The past couple of months have been a blur. Between Balance and Process coach training; life coaching and being life coached; reading Anatomy of the Spirit, The Drama of the Gifted Child, and The Mastery of Love (and then Bringing Down the House just for a break from myself); attending marriage equality rallies in Long Beach and Fresno; putting down bricks over the dirt in the back yard to keep Jackson from digging (since he killed all the grass within 1 month of our arrival); continuing work on the book; putting a 2000 piece puzzle of Neuschwanstein together; softball and BBQ's, both local and on the road; and taking Jackson on his daily dog park trip so as to get him too tired to eat the furniture (or stacks of $20's we apparently keep lying around), I haven't made much time for blogging.

I hesitate to exclaim, "ALL THAT IS ABOUT TO CHANGE!!" because I'm in a place where I'm really trying to honor myself. I've once again run myself into a place where I'm unwilling to commit to anything more that what I already have on my plate. A friend of mine, whom I haven't seen in quite a while (and now lives right around the corner) invited me to a BBQ and I just couldn't commit. Part of it was that I have prior commitments that prevent me from accepting any further invitations, but that line of reasoning was only valid after I found out it was an evening BBQ. While I thought it was during the day, I simply couldn't commit to anything further than, "...well maybe I'll stop by for a few mintues..." and even that made my skin cringe at the guilt of now she's hoping to see me and I really should just stop by for a minute, it's right around the corner!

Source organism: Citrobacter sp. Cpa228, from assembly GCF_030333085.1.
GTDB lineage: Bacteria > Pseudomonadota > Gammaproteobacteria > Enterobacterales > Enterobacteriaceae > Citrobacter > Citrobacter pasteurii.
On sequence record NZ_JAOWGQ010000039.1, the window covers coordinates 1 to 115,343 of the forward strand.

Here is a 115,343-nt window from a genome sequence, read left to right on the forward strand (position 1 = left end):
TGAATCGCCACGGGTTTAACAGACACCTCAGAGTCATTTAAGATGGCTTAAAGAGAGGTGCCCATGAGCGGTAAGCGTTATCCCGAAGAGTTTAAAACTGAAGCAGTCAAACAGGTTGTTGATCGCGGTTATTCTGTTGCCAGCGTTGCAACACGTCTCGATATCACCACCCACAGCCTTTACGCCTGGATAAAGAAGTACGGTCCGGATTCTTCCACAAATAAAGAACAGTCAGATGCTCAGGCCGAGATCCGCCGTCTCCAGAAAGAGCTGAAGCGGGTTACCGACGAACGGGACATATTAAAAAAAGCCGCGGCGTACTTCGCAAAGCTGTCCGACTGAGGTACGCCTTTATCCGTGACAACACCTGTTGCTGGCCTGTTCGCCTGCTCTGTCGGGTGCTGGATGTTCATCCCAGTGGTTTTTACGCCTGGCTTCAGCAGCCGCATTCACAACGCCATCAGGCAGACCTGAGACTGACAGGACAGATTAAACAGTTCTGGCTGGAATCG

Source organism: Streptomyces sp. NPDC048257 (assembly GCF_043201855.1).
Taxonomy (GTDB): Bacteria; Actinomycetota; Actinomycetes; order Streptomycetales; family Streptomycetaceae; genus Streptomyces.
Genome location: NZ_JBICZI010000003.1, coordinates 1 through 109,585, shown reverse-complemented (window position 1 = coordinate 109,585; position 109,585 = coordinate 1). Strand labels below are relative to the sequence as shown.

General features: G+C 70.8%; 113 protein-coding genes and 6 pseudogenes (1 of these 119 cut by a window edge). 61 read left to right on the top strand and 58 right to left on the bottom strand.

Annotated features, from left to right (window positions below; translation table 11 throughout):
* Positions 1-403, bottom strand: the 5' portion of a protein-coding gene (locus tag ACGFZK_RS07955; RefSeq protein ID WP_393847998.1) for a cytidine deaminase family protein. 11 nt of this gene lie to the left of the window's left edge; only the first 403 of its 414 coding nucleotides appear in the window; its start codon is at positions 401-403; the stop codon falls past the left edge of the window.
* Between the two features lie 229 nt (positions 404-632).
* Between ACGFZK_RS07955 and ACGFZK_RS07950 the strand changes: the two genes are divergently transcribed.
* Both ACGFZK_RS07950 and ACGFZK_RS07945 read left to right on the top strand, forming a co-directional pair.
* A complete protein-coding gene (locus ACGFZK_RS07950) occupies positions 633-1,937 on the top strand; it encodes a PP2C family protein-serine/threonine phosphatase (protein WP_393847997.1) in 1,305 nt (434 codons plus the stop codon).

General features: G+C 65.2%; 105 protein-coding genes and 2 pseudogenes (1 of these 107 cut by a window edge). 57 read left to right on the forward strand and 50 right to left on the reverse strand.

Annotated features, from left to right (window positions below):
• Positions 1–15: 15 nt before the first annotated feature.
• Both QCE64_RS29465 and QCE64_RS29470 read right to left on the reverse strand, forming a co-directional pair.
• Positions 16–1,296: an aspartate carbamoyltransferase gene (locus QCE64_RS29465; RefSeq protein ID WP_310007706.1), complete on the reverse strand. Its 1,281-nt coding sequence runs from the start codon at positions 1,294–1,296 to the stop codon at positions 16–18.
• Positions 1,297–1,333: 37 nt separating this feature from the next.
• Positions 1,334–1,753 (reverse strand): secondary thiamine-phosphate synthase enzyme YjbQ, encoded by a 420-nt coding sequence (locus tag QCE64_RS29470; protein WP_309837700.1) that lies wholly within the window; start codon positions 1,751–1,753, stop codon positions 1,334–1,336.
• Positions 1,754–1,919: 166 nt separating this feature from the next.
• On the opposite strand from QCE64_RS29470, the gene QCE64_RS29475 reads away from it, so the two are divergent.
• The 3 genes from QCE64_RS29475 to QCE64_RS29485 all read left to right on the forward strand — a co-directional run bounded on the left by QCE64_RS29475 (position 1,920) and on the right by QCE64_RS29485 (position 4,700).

But the thing is, maybe I really don't have a few minutes to stop by. Maybe in order to honor myself I just need to take the day as it comes and do only what I have time for, only what I don't have to rush around for. With all that I've already committed myself to, I've left little time for recuperation, for relaxation, rejuvenation (I feel like the Cajun Man on SNL). I've been focusing so much on growth that I haven't given myself the chance to let it all sink in.

I've often referred to personal growth and learning as a sponge. If I'm the sponge and water is learning, then it takes a little bit for the water to stop flowing over the top of the sponge and for the sponge to really begin to absorb the water. But then when the sponge is full, the water continues to pour right through and the learning is missed. I have to turn the water off, allow myself to absorb what's already been passed through me to learn, and then let that sit for a while in order to really take it in. So to tell you where I am today, I've turned the water off and I'm letting myself sit for a while. In this space I'm finding time to appreciate the things I've learned.

Living a balanced life isn't something you achieve, it's something you constantly work towards-it's about making conscious choices about what I'm willing to say yes to and what I'm willing to say no to in each moment of decision. It's about knowing that I have the right to make decisions based on what's important to me right here and right now. And about realizing that I am not locked into anything that I do not choose to be locked into. I am human and things change. I must be flexible in coming to understand what is important to me, and then firm when honoring those values. And then I must be flexible again if the values I've held onto for years and years are no longer working for me. And I must be firm in my commitment to honor myself in addressing and evaluating my values and then flexible again in how best to proceed in honoring those values.